Wooster’s Fossil of the Week: A little brachiopod gets a name (Middle Jurassic of southern Israel)

Moorellina negevensis Krawczyński & Wilson 2011; 1a – general view of the dorsal valve interior; 1b – oblique view showing brachial cavities and cardinalia.

This week our fossil star is a new brachiopod species a Polish colleague (Cezary Krawczyński — a brachiopod expert) and I described in this March 2011 paper:

The first Jurassic thecideide brachiopods from the Middle East: A new species of Moorellina from the Upper Callovian of Hamakhtesh Hagadol, southern Israel. Acta Geologica Polonica, Vol. 61, No. 1, p. 71-77. [Free pdf available on that site.]

These tiny shells of Moorellina negevensis encrust corals and sponges in the Matmor Formation (Lamberti Zone, Upper Callovian, Middle Jurassic) in the Negev Desert of southern Israel.  (Our species name means “from the Negev”.) They are prominent members of a diverse sclerobiont assemblage including tubeworms, oysters, bryozoans and various borings. Several specimens were collected over the past few years of our Wooster work in Israel. Wooster student Will Cary and I will return to these outcrops in Israel this summer for further Jurassic work.

Moorellina negevensis is among the smallest of adult brachiopods, averaging only about two millimeters in width. It is the first species of the Order Thecideida found in the Jurassic of the Middle East. No doubt it escaped previous notice because it is so tiny!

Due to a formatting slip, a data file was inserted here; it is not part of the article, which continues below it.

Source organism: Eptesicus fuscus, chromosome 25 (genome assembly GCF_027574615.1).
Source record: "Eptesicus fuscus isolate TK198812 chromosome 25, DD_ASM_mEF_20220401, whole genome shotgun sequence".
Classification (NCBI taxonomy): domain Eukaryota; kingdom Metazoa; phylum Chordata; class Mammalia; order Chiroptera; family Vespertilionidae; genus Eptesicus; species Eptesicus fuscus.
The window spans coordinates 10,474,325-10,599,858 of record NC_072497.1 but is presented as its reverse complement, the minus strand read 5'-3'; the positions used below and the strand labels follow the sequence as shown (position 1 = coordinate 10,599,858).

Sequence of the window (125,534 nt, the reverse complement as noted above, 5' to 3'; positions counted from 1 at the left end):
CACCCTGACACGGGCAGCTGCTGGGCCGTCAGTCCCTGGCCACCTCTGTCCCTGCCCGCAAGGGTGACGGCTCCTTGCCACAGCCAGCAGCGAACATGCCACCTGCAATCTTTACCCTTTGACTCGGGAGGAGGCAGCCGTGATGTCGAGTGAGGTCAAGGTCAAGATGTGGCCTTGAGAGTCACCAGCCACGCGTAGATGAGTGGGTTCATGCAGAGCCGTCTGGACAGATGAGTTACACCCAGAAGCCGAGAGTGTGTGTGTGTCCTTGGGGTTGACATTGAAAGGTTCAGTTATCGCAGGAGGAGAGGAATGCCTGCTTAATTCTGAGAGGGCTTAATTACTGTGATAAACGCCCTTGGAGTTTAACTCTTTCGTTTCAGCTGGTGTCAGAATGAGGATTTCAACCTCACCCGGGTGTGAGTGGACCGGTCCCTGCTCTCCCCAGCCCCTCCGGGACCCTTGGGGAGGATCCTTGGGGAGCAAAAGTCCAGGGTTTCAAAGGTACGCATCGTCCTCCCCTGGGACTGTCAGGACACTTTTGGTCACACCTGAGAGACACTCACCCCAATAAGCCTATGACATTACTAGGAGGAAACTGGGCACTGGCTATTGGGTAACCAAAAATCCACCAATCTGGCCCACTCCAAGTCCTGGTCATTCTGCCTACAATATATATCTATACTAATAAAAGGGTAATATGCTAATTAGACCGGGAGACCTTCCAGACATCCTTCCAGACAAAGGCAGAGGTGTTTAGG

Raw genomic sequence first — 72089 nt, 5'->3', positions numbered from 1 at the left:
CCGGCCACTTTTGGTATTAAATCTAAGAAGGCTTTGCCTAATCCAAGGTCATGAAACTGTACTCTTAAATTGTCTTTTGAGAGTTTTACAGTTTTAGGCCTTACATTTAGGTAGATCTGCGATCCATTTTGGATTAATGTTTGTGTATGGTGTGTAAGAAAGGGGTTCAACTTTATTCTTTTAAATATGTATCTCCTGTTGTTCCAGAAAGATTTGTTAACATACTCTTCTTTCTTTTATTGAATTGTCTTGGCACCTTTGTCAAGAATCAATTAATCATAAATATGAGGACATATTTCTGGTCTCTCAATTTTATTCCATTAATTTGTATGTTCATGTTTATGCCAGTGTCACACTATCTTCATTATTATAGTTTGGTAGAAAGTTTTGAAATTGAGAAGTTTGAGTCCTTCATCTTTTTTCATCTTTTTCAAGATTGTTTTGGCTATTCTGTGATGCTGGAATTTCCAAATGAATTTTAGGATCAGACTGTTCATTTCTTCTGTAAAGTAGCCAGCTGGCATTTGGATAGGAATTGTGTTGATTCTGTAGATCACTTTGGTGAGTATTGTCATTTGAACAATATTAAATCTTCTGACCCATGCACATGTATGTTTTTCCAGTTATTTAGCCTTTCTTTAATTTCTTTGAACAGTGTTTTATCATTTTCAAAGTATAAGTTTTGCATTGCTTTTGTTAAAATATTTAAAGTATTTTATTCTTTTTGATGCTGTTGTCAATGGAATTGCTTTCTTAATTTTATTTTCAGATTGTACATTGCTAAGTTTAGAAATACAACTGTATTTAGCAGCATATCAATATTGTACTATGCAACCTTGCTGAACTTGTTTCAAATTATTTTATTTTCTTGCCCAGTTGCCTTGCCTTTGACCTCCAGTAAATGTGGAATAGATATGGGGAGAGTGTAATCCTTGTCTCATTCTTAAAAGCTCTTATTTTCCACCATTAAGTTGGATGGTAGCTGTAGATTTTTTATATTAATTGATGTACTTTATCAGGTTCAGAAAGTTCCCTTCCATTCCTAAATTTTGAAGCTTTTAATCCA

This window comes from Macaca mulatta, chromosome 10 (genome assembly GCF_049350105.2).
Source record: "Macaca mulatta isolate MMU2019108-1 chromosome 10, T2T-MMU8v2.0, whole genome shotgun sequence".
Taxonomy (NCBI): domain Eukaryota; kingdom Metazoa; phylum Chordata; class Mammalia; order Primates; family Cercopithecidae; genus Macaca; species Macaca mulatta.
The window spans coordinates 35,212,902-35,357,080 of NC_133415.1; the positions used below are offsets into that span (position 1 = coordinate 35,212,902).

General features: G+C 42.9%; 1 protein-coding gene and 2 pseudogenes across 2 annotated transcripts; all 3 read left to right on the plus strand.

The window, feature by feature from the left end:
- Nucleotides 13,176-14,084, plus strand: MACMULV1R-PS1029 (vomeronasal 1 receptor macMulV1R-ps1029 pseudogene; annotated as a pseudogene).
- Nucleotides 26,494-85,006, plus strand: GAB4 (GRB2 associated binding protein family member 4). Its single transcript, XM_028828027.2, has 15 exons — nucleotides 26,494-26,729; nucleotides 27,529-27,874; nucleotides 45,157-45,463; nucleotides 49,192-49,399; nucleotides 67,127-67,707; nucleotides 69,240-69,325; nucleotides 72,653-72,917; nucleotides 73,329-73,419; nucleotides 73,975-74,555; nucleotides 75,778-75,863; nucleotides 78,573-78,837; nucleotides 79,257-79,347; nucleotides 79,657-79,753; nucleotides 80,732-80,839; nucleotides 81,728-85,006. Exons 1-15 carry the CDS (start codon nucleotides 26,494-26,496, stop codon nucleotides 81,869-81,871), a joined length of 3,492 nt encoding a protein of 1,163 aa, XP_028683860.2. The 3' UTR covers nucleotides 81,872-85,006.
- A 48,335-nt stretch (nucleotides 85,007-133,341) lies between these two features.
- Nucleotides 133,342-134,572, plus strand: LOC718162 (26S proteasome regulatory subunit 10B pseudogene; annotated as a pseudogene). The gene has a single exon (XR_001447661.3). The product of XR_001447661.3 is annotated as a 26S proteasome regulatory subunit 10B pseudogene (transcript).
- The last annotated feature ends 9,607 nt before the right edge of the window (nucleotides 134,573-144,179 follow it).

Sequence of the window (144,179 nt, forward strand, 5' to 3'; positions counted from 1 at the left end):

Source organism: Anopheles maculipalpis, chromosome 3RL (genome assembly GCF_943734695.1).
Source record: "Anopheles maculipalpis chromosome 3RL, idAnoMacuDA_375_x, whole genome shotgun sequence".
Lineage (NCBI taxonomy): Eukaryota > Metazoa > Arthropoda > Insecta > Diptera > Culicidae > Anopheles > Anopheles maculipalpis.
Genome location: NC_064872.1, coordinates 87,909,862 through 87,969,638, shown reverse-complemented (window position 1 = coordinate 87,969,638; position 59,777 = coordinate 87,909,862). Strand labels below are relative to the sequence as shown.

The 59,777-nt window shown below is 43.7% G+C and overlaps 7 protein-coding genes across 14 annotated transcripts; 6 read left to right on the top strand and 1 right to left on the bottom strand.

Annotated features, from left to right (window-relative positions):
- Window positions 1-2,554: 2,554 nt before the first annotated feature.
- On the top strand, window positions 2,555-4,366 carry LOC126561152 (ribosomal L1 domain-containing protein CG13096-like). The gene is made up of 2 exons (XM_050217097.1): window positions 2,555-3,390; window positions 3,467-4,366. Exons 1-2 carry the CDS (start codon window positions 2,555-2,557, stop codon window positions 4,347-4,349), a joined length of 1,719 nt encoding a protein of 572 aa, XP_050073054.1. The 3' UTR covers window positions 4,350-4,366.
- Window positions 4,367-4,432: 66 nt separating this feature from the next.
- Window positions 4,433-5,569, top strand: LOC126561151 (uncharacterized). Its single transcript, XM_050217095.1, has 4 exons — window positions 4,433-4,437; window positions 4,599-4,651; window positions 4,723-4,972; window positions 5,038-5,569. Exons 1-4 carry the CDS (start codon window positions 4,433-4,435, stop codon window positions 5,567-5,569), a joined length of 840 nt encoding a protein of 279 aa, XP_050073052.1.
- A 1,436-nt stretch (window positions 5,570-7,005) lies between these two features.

One of our specimens has a gall-like structure that we believe was likely made by a ascothoracid parasite in the shell. The ascothoracids are tiny crustaceans usually found as parasites in echinoderms and cnidarians.

Parasitic (ascothoracid?) infestation in the dorsal valve interior of Moorellina negevensis; A – interior of the dorsal valve of Moorellina negevensis with parasitic (ascothoracid?) infestation marked in red; B – enlargement of parasitic infestation, posterior-lateral view; C – Synagoga paucisetosa Grygier, 1990, a recent ascothoracid parasite (redrawn from Grygier 1990, slightly modified); D – recent ophiuroid Ophiocten sericeum (Forbes, 1852) with the genital bursae infested by Ascothorax ophioctenis Djakonov, 1914 (redrawn from Wagin 1946, slightly modified).

So a little fossil with the surprise of an even smaller fossil inside!

Matmor Formation exposed in the Matmor Hills, Hamakhtesh Hagadol, Negev Desert, southern Israel. Type locality for Moorellina negevensis. This kind of outcrop is heaven for paleontologists and sedimentary geologists. It is a beautiful desert setting.

About Mark Wilson

Mark Wilson is a Professor of Geology at The College of Wooster. He specializes in invertebrate paleontology, carbonate sedimentology, and stratigraphy. He also is an expert on pseudoscience, especially creationism.
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4 Responses to Wooster’s Fossil of the Week: A little brachiopod gets a name (Middle Jurassic of southern Israel)

  1. Stephanie Jarvis says:

    So cool!!

  2. Elyssa Krivicich says:

    I know that last picture well. Is Will going to be looking at the Matmor Formation as well?

  3. Mark Wilson says:

    It is cool, Stephanie! Well, that and a little warm in the summer. And Elyssa, you indeed spent many days on those slopes. That was much fun. Will and I will be examining the Matmor again. The difference this time is that Will is there for sophomore research, not I.S.

  4. Pingback: Wooster Geologists » Blog Archive » Wooster Geologists in Paleontological Heaven

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